Plans for 191 build-to-rent apartments in a large scheme which included the renovation of an historic former distillery mills in Cork City have been shot down.
In its ruling, An Bord Pleanála cited concerns about the impact of renovations on the historic character and architectural quality of the former Hewitts Mills structure in Blackpool — one of three adjacent sites flanking the N20 in Blackpool earmarked for the Distillery Quarter strategic housing development (SHD).
It also cited the lack of communal public open space across the overall scheme.
The vacant and boarded-up mills building, a recorded monument which is also listed on the National Inventory of Architectural Heritage, is one of the larger, more significant industrial buildings in Cork and retains much of its original internal and external features.
It was part of the extensive Watercourse Distillery complex, once one of the largest distilleries in Ireland in 1836, reflecting Cork’s importance in 18th and 19th century whiskey manufacture in Ireland and Northern Europe.
Eichsfeld Ltd, care of Fehily Timoney, Cork, applied to An Bord Pleanála last November for permission for an SHD to include 191 apartments, 10 parking spaces and 448 bike spaces on three adjacent sites along the N20 — a vacant site at Assumption Road, the vacant and boarded-up mills building, and a site at Shandon Villa, Popes Hill Road.
The apartment building on the first site was to comprise 99 units in two blocks, up to nine storeys high, the mills building was to be retained and adapted at its existing height, with the incorporation of an additional building of four to seven storeys to the rear to provide 69 apartments, and a single three to six-storey apartment building on the third site.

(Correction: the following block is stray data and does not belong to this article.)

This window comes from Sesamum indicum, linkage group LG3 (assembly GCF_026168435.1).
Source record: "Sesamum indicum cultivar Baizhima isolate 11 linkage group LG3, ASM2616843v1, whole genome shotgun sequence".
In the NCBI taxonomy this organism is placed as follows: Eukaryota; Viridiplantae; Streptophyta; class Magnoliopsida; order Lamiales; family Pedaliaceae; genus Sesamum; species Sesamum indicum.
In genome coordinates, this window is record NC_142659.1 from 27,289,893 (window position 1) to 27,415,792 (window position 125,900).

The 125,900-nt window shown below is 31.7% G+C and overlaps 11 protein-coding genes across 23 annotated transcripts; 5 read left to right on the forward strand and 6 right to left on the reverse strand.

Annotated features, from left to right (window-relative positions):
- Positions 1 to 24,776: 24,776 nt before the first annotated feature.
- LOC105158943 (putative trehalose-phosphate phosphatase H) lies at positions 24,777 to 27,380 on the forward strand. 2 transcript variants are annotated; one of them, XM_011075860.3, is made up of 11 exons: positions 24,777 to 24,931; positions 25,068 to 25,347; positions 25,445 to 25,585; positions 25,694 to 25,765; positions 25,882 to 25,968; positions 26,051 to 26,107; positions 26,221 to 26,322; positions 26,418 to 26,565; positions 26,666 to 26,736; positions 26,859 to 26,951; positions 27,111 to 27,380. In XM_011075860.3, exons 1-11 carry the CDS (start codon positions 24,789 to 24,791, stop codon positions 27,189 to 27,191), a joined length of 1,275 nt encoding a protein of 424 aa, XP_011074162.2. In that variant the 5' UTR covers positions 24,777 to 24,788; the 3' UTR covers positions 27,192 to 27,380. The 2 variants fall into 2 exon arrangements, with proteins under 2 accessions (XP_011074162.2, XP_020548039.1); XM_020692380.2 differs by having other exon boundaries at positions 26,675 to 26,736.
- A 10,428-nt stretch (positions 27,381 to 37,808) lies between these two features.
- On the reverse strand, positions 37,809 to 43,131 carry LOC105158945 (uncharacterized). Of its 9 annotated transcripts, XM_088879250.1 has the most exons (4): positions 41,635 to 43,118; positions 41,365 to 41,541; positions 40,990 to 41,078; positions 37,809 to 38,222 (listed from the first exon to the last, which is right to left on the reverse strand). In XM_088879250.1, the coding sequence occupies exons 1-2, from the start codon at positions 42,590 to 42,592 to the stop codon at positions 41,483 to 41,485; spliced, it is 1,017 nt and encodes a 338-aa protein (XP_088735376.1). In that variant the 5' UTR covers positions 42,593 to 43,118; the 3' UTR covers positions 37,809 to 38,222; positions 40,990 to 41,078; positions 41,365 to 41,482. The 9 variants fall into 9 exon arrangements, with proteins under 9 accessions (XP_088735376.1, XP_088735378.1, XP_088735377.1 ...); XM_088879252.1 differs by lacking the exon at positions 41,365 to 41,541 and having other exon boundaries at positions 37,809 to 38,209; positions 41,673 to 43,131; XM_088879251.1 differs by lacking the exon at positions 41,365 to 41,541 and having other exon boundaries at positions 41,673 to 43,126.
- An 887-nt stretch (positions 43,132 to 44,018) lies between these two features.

Some 16 submissions were made, including from the Cork Foyer and An Taisce. While the re-development of the sites, and the mills building in particular, was welcomed, several concerns were raised about the treatment of the mills building.
In a 161-page report, Bord Pleanála inspector Lorraine Dockery, said she was very cognisant of the balance that was required to be achieved between protecting architectural heritage while accommodating growth and development within a thriving city.
“The re-development of the mill building is welcomed in principle,” she said.
“I consider that an appropriate re-development of this site would add significantly to the amenity of the area.
“However, while the retention and re-use of the mill structure is welcomed, I am not convinced that the design proposal in this instance (in particular to the western elevation) reflects and/or is sensitive to the historical importance of the site.”
An option to grant planning for the other two sites was deemed inappropriate so the planning board refused planning for the entire scheme.